For almost all of history, humans have explored the ocean. We have followed its cur- rents to discover new markets and peoples to conquer. We have used it to forge trading alliances across thousands of miles. And we have fed ourselves from what, until recently, has seemed like an inexhaustible stock of fish. But, even now, we know almost nothing of life below the surface. Venture more than 50 metres (130 feet) down—about the maximum realistic depth for a diver—and you enter a zone we know less about than the surface of Mars.

“In the past 50 years,” says Sylvia Earle, a veteran ocean explorer who now runs DOER Marine, a deep-sea exploration company in California, “we have explored about 50 metres below the surface. But the average depth of the ocean is 4,000 metres, and the rest is virtually unknown. This is our next frontier.”

Earle, now 77 and still women’s record holder for the deepest solo dive in a submersible, says the ocean for us is like Africa for the European explorers of the 19th century. “There is so much to discover,” she says. “Climbers on land, for example, say that there are no mountain peaks left to climb. I say, ‘Come on.’ In the ocean there are undersea mountains, thousands of them, giants of more than 10,000 feet [3,048 metres], and most have never been seen, let alone climbed. Yes, you have to start from the top and go down, but they are there waiting to be explored.”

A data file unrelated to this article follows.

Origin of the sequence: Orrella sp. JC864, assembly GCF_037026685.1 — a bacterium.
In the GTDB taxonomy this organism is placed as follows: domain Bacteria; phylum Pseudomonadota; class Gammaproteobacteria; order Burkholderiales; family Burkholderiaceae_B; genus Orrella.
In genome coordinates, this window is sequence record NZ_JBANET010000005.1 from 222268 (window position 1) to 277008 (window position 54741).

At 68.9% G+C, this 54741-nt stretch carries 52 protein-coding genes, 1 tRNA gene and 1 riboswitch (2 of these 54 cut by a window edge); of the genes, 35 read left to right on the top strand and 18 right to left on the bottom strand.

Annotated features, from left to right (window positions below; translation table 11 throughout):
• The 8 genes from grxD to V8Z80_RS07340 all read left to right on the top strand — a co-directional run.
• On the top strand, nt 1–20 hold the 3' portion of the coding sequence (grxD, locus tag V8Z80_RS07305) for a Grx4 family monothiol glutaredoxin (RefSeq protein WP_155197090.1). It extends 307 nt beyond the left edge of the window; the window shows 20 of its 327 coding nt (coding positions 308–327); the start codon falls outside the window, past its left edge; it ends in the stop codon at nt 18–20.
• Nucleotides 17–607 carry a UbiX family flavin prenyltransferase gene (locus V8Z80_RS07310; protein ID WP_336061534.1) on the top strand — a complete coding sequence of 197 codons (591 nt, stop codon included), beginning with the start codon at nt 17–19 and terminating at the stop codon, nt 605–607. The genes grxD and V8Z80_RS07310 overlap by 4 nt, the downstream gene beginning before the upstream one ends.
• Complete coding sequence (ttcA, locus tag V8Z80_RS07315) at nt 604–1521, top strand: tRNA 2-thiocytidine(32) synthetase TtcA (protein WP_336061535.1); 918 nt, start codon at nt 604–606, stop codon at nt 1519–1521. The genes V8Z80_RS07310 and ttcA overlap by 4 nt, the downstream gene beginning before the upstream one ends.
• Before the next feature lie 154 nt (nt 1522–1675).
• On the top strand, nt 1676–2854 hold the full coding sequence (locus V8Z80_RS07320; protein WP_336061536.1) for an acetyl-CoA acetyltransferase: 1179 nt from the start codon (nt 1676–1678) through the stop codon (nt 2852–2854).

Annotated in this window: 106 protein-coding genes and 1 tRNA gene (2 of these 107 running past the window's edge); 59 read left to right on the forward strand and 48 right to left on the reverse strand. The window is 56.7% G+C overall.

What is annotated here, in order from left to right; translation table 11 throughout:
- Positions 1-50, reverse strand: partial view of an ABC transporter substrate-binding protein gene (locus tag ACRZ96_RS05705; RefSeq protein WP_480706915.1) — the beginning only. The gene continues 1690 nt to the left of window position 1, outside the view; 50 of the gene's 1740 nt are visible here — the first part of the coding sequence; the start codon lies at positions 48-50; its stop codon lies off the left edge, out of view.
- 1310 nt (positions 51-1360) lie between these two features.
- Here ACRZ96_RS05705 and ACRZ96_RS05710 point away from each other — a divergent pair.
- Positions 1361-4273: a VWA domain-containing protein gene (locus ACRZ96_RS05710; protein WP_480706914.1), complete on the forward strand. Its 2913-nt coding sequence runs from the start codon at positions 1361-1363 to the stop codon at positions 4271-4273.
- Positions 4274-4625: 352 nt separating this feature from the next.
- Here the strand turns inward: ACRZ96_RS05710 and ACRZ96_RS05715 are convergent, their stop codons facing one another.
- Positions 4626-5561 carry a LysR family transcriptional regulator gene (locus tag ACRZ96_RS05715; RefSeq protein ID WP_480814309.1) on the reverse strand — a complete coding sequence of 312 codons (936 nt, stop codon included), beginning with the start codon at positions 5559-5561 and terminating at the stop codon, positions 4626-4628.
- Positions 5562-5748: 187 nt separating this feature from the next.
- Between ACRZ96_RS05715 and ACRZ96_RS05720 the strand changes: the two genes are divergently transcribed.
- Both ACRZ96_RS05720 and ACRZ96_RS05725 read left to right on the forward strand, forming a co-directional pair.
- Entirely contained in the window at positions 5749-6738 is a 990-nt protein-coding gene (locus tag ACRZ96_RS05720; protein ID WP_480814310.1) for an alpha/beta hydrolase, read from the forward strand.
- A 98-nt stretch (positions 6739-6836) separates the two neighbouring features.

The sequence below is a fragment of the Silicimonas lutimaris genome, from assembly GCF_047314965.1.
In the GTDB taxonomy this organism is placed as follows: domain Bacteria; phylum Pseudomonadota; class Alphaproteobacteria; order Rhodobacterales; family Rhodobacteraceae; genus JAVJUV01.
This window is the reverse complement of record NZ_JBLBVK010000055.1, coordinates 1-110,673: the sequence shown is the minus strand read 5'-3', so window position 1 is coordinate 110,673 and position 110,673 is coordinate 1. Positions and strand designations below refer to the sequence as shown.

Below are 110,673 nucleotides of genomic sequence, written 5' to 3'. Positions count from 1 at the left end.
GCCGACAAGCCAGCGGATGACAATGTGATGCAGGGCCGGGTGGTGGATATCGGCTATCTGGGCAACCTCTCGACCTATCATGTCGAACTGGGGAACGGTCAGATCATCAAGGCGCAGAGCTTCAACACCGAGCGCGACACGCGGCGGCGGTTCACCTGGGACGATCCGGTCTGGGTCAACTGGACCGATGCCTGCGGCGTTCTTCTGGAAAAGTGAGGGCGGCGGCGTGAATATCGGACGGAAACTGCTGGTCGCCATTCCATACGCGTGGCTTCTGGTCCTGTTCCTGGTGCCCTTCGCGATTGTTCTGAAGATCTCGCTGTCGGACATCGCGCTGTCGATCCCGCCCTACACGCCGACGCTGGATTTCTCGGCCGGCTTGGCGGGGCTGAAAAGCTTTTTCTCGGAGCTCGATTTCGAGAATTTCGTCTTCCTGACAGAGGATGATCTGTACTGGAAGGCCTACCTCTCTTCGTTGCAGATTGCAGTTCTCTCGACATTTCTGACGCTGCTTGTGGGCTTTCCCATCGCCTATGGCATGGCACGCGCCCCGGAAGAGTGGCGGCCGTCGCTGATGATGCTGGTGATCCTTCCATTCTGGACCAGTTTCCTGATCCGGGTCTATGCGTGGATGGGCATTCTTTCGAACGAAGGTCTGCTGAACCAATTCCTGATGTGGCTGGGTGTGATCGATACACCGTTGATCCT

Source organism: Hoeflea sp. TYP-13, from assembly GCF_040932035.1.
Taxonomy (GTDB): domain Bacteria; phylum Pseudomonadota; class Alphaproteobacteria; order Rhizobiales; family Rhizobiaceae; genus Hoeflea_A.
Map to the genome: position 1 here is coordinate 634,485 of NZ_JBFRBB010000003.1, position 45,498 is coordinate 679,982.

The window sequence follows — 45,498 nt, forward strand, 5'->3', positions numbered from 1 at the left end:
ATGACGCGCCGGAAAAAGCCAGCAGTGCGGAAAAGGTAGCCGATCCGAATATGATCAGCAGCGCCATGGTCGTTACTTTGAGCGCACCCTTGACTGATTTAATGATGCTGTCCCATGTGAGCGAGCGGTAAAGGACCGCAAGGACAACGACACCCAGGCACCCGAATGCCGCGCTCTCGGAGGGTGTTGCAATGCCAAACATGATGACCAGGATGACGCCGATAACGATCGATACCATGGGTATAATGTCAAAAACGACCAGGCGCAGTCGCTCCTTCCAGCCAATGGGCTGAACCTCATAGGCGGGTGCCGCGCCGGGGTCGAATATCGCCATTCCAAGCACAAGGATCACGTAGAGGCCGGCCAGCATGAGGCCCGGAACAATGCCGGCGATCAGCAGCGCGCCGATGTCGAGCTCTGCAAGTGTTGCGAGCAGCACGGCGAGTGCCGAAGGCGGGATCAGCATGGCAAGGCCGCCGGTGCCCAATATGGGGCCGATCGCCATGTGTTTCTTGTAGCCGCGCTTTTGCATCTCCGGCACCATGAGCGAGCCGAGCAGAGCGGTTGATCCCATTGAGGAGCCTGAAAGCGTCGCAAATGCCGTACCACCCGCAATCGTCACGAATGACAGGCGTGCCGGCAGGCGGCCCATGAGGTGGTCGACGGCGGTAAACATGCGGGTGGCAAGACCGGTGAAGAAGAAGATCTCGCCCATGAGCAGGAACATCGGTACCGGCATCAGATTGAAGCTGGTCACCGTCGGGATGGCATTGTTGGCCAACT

Branson agrees. “It is incredible how little we still know about the ocean,” he says, “considering all of the advances in technology in the past few decades. Now ocean explorers have the tools and know-how to make fascinating new discoveries. In the same way as the likes of Shackleton and Livingstone conquered uncharted territory, the ocean explorers of today are venturing into the unknown. What could be more exciting than that?”

The ocean, however, is far less hospitable to humans than even the remotest African jungle. Descend through its depths, and first light and then heat rapidly disappear. Below 1,000 metres, the sea is pitch black and the temperature drops to 4 ?C (39 ?F). By the time you reach the hadal trenches, the deepest zones of the ocean floor, the water is barely above zero. And then there is the pressure. Water pressure increases by one atmosphere (1 kg per square inch) every 10 metres below the surface. Exploring the average depth of the ocean means withstanding pressures of 400 atmospheres, or 5,800 psi. The spherical pilot pod of the Deepsea Challenger has to resist pressures of 16,000 psi, or 1,100 atmospheres. As Cameron puts it, outlining the mission’s risks on the project’s web site, “If you’ve miscalculated the design, as you approach the bottom, with barely a warning groan, the sphere buckles suddenly. Faster than you can scream, you’re smashed into jam.”